By roughly a two-to-one margin, those tested also approved of Corzine's choice of Menendez, who will become the first Latino senator from New Jersey when he is formally sworn in next month.  Not surprisingly, Democrats approved of the pick by a 67 percent to 11 percent margin, and independents favored it 50 percent to 26 percent.  Republicans disapproved of the pick by a 42 percent to 32 percent margin.

The positive feelings Democrats have about Menendez's selection were not entirely reflected when that same group was asked whether he should seek a full-six year term in 2006.  Thirty-eight percent of Democrats said he should, 25 percent said either no or they preferred another candidate. Thirty-seven percent didn't know or didn't answer.

While those comparatively low numbers for Menendez are likely the result of his low name identification statewide, they may influence the decision-making of Reps. Rob Andrews and Frank Pallone, both of whom are weighing challenges to Menendez in next June's Democratic primary.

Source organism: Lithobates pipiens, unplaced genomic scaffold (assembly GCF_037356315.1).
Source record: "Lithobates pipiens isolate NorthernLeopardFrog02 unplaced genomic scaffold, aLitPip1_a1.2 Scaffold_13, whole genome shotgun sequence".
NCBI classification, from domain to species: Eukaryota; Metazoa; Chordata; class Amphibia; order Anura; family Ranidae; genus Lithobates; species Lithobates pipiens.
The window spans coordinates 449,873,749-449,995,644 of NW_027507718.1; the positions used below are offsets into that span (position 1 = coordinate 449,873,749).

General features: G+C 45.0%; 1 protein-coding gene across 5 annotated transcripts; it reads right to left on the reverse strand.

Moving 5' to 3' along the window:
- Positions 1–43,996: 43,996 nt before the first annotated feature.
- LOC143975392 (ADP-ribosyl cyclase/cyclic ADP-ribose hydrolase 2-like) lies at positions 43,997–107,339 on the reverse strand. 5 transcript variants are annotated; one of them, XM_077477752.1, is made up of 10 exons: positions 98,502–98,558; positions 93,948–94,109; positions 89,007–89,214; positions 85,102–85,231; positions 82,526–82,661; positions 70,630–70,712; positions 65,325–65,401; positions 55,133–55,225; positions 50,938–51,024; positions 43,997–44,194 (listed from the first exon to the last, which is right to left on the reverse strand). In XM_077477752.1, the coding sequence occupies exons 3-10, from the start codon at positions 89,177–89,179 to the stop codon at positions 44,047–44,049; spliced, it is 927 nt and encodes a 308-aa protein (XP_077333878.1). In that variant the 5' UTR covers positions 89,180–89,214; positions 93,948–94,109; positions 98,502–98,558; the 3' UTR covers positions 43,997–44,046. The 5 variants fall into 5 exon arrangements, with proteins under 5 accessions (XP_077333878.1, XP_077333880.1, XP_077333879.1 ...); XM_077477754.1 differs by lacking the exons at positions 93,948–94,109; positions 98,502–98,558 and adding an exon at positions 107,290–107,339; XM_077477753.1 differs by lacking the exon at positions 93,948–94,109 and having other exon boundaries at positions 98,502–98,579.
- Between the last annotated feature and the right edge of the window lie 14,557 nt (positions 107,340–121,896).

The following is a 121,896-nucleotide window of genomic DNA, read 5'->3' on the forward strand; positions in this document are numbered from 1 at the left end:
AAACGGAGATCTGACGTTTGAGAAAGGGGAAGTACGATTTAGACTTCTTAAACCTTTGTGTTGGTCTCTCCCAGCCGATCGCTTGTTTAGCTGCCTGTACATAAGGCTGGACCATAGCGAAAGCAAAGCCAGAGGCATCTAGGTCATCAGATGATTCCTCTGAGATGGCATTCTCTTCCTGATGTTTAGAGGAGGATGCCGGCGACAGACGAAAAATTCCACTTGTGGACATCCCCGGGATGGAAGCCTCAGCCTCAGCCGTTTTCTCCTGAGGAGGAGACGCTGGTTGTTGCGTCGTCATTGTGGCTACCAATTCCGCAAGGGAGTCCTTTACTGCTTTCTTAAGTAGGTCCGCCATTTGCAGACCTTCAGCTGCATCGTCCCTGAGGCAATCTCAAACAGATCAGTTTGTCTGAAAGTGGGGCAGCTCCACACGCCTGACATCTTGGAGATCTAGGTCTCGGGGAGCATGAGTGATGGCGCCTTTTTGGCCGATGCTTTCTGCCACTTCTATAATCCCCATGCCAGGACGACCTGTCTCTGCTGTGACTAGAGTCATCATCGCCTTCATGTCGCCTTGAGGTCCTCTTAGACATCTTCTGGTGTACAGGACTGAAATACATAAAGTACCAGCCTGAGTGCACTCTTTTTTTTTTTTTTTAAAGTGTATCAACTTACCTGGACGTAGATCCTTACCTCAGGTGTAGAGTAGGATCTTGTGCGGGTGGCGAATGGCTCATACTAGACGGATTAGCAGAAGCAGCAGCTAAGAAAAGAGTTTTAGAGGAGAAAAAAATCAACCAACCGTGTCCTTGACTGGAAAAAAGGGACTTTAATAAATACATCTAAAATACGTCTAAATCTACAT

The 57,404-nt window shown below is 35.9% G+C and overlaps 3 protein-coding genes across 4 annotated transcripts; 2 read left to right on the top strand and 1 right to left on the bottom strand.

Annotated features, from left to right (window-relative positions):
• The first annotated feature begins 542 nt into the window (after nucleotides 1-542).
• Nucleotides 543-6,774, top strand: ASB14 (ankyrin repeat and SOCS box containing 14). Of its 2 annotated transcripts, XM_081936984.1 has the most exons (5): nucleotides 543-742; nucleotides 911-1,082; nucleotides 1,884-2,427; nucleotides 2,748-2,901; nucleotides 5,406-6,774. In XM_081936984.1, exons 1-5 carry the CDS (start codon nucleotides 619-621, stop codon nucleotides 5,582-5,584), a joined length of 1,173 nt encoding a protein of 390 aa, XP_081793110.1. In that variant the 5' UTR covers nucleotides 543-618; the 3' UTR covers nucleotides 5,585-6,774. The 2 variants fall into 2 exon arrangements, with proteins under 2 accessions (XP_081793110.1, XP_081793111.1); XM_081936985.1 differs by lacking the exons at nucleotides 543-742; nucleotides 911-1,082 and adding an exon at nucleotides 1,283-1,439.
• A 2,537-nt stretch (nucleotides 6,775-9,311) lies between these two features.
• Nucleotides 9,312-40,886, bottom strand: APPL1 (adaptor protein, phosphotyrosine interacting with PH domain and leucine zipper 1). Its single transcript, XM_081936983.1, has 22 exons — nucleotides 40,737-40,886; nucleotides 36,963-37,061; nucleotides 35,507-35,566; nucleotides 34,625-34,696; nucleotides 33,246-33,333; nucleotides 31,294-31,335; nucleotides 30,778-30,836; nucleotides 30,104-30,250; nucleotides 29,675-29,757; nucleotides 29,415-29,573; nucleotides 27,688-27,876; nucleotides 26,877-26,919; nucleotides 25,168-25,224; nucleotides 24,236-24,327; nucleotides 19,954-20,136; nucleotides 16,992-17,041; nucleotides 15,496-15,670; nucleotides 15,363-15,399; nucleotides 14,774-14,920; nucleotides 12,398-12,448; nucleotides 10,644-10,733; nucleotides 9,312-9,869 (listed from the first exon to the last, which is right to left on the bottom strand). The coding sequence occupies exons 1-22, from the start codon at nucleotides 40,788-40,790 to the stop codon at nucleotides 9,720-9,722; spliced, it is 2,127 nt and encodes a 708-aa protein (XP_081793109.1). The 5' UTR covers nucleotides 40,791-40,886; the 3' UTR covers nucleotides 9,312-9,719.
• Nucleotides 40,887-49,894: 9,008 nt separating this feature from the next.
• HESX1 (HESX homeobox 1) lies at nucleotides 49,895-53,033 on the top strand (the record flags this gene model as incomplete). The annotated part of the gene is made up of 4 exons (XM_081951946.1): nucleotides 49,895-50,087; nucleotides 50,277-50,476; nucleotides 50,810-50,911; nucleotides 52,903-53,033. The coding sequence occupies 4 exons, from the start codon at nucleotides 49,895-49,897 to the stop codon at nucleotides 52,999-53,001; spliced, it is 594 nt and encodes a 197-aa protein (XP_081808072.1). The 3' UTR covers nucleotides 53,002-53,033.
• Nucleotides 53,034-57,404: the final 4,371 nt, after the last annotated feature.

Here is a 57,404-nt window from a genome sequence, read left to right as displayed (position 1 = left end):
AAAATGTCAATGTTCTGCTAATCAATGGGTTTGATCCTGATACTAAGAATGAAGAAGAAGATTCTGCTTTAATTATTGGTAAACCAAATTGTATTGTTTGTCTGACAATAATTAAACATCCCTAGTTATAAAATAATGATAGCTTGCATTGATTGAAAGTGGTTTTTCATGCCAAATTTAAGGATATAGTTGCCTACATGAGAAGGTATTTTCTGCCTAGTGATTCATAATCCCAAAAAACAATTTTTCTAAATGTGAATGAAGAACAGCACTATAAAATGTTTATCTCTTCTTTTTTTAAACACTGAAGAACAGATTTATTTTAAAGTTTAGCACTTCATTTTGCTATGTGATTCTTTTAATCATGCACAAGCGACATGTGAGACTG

By Chris Cillizza  |  December 15, 2005; 3:26 PM ET
Categories:  Senate  
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Posted by: Sandwich Repairman | December 21, 2005 2:05 AM | Report abuse

The only reason the Republicans are pushing Tom Kean, Jr, is that they couldn't find a candidate named Jesus Christ.

Posted by: Buxtehude | December 19, 2005 3:07 PM | Report abuse

The Republicans nominating Kean for Senator will have the same result as the Democrats nominating Hillary for president: Party suicide.